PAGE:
Between 1875 and 1900 loggers and sawmills were the dominant human activity in the San Jacinto Mountains. They appeared first on Indian Creek in Hall Canyon, now home to Lake Fulmor and the James Reserve, then along Fuller Mill and Strawberry creeks. Once steam engines replaced water wheels, logging camps spread into the forest beyond the creeks.
At least 18 different sawmills can be documented in these mountains. Exactly where each was located is typically a mystery.
Structures were often built to be readily disassembled, then reassembled at a new location, so most of the mills have left no trace on the landscape. Even the most recent one, which operated in Idyllwild for many years after 1920, is omitted from a 1928 village map so detailed that it depicts every existing cabin.
Solving such mysteries is the kind of detective work that appeals to the ex-scientist in me, but clues are rare and unpredictable.
News stories were vague about locations. Discovered artifacts are meaningful only if they remain in their original location. Old photographs sometimes help, but only if they’re reliably labeled or show permanent features like boulder formations or nearby ridge lines. Oral tradition is occasionally useful, but human memory is tricky.
The simplest case, the 1882 mill built on Saunders Meadow by Anton Scherman, the dominant logger between 1880 and 1900, is clearly labeled and dated in an archive photo.
In the case of Fuller’s Mill on its namesake creek inside the private Pinewood community, the clues were a remaining structural foundation and a misidentified but descriptive 1895 photo. Scherman’s 1889 mill site on Dutch Flat was pointed out by some descendants who visited the Idyllwild Area Historical Society Museum.
My curiosity was rekindled recently by an inquiry from local botanists Dave Stith and Tom Chester. So with the help of Tom and others I’ve been researching another foundation, at Sawmill Flat on the trail between Marion Mountain Campground and the private Thousand Trails RV camp in Pine Cove.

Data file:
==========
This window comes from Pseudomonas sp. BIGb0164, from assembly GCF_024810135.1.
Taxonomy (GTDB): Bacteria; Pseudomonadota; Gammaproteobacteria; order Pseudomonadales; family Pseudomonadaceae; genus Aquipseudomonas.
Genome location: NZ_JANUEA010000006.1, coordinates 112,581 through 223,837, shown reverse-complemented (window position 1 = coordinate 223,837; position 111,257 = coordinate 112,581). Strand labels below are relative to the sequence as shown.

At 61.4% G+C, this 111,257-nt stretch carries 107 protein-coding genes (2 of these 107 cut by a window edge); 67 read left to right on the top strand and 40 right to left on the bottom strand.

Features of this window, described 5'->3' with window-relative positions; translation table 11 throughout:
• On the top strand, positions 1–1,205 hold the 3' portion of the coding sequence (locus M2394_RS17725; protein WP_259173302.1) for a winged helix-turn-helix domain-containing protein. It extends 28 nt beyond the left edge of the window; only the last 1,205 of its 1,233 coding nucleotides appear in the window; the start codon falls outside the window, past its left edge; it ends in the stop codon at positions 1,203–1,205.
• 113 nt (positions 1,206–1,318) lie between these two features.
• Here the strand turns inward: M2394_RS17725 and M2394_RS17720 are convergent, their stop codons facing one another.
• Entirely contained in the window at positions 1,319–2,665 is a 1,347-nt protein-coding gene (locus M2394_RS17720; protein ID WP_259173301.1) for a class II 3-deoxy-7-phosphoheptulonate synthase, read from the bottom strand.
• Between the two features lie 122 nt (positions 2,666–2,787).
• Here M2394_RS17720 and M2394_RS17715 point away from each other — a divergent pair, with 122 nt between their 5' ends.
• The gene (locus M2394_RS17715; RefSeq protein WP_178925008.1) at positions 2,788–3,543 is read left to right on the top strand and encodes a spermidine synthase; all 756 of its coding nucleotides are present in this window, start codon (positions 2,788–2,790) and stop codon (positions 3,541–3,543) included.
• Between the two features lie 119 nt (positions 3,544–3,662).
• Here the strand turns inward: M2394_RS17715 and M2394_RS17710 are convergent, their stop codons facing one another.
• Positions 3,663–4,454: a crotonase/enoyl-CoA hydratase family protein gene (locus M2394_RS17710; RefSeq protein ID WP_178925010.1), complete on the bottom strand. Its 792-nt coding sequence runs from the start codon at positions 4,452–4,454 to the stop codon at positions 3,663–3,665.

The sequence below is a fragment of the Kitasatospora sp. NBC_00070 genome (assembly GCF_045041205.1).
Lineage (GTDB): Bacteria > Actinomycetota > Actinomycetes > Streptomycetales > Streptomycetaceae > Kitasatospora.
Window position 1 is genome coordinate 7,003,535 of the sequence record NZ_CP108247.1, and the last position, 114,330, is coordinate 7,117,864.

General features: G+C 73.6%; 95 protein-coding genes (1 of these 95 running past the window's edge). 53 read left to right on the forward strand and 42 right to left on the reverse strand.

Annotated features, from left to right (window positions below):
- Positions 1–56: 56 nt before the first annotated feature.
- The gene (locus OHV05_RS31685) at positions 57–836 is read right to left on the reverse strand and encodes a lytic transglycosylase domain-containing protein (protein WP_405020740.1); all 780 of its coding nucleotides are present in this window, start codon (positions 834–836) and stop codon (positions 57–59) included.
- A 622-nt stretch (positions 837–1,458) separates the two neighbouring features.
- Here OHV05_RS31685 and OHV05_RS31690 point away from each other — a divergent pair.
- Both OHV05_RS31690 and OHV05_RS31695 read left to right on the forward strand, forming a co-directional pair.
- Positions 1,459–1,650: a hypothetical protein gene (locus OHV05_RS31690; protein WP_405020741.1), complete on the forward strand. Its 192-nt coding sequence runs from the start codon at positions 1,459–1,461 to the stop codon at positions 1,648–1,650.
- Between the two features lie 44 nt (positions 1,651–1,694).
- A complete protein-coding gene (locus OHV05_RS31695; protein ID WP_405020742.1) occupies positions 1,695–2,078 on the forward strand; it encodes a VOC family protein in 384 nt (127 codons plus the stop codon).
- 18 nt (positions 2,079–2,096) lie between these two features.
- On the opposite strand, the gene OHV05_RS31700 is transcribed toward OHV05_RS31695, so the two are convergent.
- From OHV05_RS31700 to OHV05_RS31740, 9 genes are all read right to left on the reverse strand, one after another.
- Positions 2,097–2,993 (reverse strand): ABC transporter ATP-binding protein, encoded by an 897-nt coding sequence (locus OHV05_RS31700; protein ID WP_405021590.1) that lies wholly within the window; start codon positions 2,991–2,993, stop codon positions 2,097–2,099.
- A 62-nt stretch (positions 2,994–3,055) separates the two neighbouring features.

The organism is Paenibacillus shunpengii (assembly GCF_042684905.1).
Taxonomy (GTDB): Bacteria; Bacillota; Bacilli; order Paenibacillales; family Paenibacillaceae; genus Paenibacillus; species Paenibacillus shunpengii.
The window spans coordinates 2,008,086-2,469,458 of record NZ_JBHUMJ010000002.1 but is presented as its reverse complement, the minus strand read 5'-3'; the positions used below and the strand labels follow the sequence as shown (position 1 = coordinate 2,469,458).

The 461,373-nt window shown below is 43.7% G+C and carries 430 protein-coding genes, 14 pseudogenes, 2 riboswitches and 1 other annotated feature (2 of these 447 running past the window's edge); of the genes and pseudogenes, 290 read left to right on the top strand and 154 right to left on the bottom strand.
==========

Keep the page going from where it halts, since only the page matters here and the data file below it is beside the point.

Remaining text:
Tediously comparing unidentified archive photos with Google Earth images and on-site photographs, we’ve finally concluded that this was the so-called Dark Canyon sawmill (1908-1922), which Hiram Roach operated for the San Jacinto Lumber and Box Company. The clincher was discovering a map depicting the footprint of a major 1914 wildfire ignited by smoldering sawdust at the Dark Canyon mill; the footprint’s shape clearly places the origin at Sawmill Flat.
Then we repeatedly visited a nearby meadow littered with old cable and rusty metal, consulted archive photos of Scherman’s 1895 Stone Creek mill, especially a well-documented 1898 image from the Southern California Historical Society, and eventually deduced a likely site. There I happened upon a heavy iron object, long half-buried, that could be a crucial piece of the steam-powered machinery shown in one photo.
Another puzzle involves a Scherman mill, his last, set up in Fern Valley in 1900. Neighborhood tradition and a recently discovered band-saw blade suggest it may have been somewhere near the top of John Muir Road. Can anyone out there offer another clue?
Bob Smith is a researcher and archivist with the Idyllwild Area Historical Society. He welcomes comments, questions, corrections and suggested topics for this column at [email protected].